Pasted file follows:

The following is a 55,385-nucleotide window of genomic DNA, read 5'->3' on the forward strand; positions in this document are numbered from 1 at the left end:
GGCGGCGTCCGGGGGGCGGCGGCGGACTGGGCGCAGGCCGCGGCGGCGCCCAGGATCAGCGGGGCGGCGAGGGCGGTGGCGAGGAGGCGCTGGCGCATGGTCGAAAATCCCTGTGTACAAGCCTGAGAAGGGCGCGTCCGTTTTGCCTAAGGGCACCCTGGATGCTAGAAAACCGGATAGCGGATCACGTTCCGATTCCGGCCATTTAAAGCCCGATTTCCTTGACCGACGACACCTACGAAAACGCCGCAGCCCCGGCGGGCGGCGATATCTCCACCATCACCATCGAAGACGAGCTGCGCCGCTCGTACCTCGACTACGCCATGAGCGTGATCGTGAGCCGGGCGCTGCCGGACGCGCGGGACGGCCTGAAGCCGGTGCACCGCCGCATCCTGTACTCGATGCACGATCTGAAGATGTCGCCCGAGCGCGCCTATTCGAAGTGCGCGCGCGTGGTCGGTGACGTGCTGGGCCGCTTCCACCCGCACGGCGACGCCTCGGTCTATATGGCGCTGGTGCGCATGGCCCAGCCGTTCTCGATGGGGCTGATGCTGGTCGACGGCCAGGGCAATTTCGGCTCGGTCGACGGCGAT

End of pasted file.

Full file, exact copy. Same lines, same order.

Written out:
The following is a 55,385-nucleotide window of genomic DNA, read 5'->3' on the forward strand; positions in this document are numbered from 1 at the left end:
GGCGGCGTCCGGGGGGCGGCGGCGGACTGGGCGCAGGCCGCGGCGGCGCCCAGGATCAGCGGGGCGGCGAGGGCGGTGGCGAGGAGGCGCTGGCGCATGGTCGAAAATCCCTGTGTACAAGCCTGAGAAGGGCGCGTCCGTTTTGCCTAAGGGCACCCTGGATGCTAGAAAACCGGATAGCGGATCACGTTCCGATTCCGGCCATTTAAAGCCCGATTTCCTTGACCGACGACACCTACGAAAACGCCGCAGCCCCGGCGGGCGGCGATATCTCCACCATCACCATCGAAGACGAGCTGCGCCGCTCGTACCTCGACTACGCCATGAGCGTGATCGTGAGCCGGGCGCTGCCGGACGCGCGGGACGGCCTGAAGCCGGTGCACCGCCGCATCCTGTACTCGATGCACGATCTGAAGATGTCGCCCGAGCGCGCCTATTCGAAGTGCGCGCGCGTGGTCGGTGACGTGCTGGGCCGCTTCCACCCGCACGGCGACGCCTCGGTCTATATGGCGCTGGTGCGCATGGCCCAGCCGTTCTCGATGGGGCTGATGCTGGTCGACGGCCAGGGCAATTTCGGCTCGGTCGACGGCGAT